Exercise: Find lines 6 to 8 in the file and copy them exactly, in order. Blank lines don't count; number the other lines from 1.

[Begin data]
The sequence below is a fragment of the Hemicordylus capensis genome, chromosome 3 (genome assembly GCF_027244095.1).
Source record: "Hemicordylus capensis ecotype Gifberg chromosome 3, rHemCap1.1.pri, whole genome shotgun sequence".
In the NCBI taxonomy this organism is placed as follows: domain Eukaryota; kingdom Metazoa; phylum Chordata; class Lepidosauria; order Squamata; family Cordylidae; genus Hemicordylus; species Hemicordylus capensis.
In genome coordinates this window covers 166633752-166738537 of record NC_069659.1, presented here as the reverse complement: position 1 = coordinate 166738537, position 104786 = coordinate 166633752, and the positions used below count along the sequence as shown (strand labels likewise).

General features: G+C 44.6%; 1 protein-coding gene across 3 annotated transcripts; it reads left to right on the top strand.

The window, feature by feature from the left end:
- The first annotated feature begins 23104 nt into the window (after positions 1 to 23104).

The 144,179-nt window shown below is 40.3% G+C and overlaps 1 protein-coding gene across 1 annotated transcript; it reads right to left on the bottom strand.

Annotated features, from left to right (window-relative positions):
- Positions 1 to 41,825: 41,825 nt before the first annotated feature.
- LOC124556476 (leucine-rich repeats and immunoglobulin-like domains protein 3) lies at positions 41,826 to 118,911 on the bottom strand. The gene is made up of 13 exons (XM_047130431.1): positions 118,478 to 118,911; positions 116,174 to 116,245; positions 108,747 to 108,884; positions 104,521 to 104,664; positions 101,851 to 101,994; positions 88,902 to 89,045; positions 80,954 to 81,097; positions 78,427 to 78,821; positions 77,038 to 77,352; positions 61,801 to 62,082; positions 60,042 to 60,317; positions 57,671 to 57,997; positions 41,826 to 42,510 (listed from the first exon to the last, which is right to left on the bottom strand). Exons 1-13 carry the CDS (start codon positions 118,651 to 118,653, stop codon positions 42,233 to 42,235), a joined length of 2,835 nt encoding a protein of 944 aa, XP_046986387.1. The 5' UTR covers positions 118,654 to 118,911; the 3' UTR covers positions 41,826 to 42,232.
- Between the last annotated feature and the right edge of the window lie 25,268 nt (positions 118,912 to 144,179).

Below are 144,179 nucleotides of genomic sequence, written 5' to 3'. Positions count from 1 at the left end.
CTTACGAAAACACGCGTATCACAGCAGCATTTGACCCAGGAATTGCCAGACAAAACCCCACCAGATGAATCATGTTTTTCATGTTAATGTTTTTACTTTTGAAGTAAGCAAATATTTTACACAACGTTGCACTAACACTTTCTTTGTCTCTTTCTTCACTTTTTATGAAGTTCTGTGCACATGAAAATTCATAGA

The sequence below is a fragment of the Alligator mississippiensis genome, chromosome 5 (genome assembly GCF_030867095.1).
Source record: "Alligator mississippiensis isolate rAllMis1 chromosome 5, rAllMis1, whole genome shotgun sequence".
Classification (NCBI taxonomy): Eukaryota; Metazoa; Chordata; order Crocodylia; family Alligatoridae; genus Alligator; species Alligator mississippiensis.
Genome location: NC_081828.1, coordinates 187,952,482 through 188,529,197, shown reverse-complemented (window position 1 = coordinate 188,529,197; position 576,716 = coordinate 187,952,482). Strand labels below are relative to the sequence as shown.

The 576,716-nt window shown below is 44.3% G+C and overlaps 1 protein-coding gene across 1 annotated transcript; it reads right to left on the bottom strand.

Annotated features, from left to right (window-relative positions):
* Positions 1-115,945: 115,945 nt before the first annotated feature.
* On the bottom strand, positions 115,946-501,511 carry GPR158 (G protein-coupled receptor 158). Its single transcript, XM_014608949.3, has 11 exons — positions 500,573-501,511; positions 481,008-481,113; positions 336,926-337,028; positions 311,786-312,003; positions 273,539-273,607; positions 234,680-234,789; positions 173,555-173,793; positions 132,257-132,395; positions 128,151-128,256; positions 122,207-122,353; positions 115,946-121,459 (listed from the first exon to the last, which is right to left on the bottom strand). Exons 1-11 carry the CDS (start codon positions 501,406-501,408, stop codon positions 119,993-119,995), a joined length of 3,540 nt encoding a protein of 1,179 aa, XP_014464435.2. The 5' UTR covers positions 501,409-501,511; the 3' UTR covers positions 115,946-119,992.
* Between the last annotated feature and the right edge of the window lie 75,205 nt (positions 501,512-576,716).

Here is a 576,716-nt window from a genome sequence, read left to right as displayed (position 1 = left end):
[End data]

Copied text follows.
The window, feature by feature from the left end:
- The first annotated feature begins 23104 nt into the window (after positions 1 to 23104).

The 144,179-nt window shown below is 40.3% G+C and overlaps 1 protein-coding gene across 1 annotated transcript; it reads right to left on the bottom strand.